With both bases cut, stack them on top of each other to get the relative center. We need to mark the window for the Canon Ee-A focus screen. Use some isopropyl alcohol to clean your fingers before handling. You want the matte side up. You can tell by comparing both sides against the light. Another clue is the big tab on the focus screen is on the right when matte side up. You can mark the edges with a fine point sharpie or with the box cutter.

Set aside the focus screen and bottom base. Take a box cutter/knife and straight edge. Apply firm pressure on the top base and make a box window. It works best to apply lots of downward pressure to make the cut. The window should be very slightly smaller than the focus screen to make mounting easier later.

Once the window is cut, put it over the bottom base and trace the inner window onto the bottom base. Also mark out where the three stilts should be. Leave about 2mm from the sides of the window. Then about four for the top. The bottom won't have a stilt but have a motor instead. This is just a fit test. Don't glue anything together yet!

Use masking tape to fix the two pieces together. Please don't use cellophane tape or electrical tape as a substitute. The adhesives on those tend to leave a residue.

What's next?
We'll start drilling and gluing to make our initial static mount.

Wednesday, November 12, 2008

YSM35B Building the Vibrating Mount Part 1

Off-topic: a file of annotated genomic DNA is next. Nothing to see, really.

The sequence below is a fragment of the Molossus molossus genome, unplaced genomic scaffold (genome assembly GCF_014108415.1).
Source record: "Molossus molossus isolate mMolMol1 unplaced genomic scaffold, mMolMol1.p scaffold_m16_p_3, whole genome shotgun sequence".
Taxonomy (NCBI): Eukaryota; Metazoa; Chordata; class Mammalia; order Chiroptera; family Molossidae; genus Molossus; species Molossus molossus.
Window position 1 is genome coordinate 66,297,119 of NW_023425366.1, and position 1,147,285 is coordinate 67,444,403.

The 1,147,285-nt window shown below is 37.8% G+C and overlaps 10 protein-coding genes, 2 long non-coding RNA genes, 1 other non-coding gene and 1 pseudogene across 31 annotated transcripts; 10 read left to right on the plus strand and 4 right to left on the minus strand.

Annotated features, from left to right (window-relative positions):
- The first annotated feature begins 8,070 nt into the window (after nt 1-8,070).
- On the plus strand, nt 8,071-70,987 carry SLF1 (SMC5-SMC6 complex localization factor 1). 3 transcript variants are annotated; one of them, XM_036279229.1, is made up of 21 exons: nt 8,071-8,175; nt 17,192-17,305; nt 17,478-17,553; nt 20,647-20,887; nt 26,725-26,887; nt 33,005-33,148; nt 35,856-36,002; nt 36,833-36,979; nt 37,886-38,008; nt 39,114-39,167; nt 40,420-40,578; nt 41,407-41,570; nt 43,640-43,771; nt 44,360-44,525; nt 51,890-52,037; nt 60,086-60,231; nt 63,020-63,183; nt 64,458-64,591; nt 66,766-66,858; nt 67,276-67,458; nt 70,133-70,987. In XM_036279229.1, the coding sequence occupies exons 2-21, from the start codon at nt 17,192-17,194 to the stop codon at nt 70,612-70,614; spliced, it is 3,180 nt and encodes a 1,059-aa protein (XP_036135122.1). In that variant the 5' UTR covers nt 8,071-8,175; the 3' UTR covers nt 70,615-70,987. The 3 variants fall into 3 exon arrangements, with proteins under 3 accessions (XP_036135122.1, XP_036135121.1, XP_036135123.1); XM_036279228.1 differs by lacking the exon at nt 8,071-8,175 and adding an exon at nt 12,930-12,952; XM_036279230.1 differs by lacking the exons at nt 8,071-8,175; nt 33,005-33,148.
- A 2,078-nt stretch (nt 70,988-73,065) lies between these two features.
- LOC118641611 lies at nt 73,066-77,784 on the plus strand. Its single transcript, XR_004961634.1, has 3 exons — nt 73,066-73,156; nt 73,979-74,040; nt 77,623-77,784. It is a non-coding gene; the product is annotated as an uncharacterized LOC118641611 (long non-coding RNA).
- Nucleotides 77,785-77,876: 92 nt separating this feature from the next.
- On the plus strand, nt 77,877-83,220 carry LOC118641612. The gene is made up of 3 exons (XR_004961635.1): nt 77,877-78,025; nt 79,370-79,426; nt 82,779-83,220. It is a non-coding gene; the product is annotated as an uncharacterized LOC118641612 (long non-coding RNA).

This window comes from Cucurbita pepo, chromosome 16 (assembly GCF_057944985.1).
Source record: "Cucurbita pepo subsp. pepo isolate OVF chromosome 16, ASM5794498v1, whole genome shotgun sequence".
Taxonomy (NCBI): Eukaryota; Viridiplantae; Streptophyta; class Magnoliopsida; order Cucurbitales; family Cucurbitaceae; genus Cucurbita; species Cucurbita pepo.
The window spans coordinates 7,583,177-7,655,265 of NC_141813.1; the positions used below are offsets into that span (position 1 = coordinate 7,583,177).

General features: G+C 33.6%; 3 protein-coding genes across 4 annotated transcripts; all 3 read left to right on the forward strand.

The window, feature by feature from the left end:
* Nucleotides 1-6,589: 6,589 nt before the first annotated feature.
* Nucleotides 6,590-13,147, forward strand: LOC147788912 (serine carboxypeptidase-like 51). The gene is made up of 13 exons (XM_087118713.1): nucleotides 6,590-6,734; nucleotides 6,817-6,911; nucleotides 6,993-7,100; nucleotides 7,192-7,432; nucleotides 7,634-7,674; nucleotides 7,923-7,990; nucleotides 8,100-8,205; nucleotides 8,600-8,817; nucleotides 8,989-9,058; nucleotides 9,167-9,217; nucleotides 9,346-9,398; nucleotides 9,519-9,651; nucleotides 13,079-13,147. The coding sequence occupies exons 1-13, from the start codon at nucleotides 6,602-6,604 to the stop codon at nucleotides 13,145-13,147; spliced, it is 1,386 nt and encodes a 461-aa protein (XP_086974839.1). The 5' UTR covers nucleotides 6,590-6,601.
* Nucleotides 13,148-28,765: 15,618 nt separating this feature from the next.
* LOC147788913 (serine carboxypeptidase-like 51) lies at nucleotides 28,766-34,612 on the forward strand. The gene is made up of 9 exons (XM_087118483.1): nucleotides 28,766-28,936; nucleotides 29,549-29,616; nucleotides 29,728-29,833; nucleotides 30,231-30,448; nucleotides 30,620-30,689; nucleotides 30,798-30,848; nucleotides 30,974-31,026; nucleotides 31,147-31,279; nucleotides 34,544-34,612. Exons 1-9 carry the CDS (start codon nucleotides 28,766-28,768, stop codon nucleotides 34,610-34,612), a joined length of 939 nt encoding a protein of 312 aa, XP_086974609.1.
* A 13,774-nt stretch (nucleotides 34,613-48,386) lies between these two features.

This is the second in the series of instructions on how to build the YSM35B Vibrating 35mm DOF Adapter. You should have modified your Asian Macro Tube to have a 58mm thread by now.

Building the Vibrating Mount
This is the core of the adapter so there will be more detail. The main parts and tools needed:

Canon Ee-A focus screen
3pcs syringe plungers (type used for insulin)
Hot glue gun with sticks
Mechanical Pencil
Plastic card
Box cutter or any sharp blade
Metric Ruler
2 solid core wires
Vibrating motor
Soldering Iron

The Theory
Before we begin lets get some background out of the way. A 35mm adapter needs a condenser and ground glass. In our case the Canon Ee-A focus screen is both in a small package. This tiny piece of plastic has a matte side and a more transparent side. The matte side is what we will use as the ground glass. This side faces to the back of the adapter. The other side is a fresnel pattern that faces to the front. It serves as a condenser, not a great one but better than nothing, to capture the light from the 35mm lens to brighten it up on the ground glass.

Normally, the ground glass needs to be held 46.5mm away from the F-mount on the adapter. But the fresnel piece changes the optics a bit so it should be closer by a few millimeters. We'll adjust this by eye later. If you have access to a collimator then good for you. If you could build one then I applaud you!

Assuming the distance of the focus screen is right, the 35mm lens set on infinity should have a sharp picture for far away objects. This would mean the focus marks on the lens would be fairly accurate as well.

With the above parts this is a static adapter. For daylight this is usually fine with fast lenses. The more you stop down on the lens the grain on the focus screen becomes more visible. There are ways to blur this out in software or you could eliminate this with hardware. To remove the grain you could oscillate or rotate the ground glass. In our case we will use a small vibrating motor to oscillate it.

What's next?
We'll start cutting our initial static mount in the next post.

YSM35B Asian Macro Tube to 58mm Thread

This is the first in the series of instructions on how to build the YSM35B Vibrating 35mm DOF Adapter based on the parts lists of the YSM35(A). The build will be nearly the same except I'll be using a 58mm Opteka HD^2 Macro plus a smaller power pack.

At the end of this series you will know how you could build one yourself. Or know enough about how one is built to diagnose problems with your existing adapter.

Putting a 58mm Thread on the Nikon Macro Tube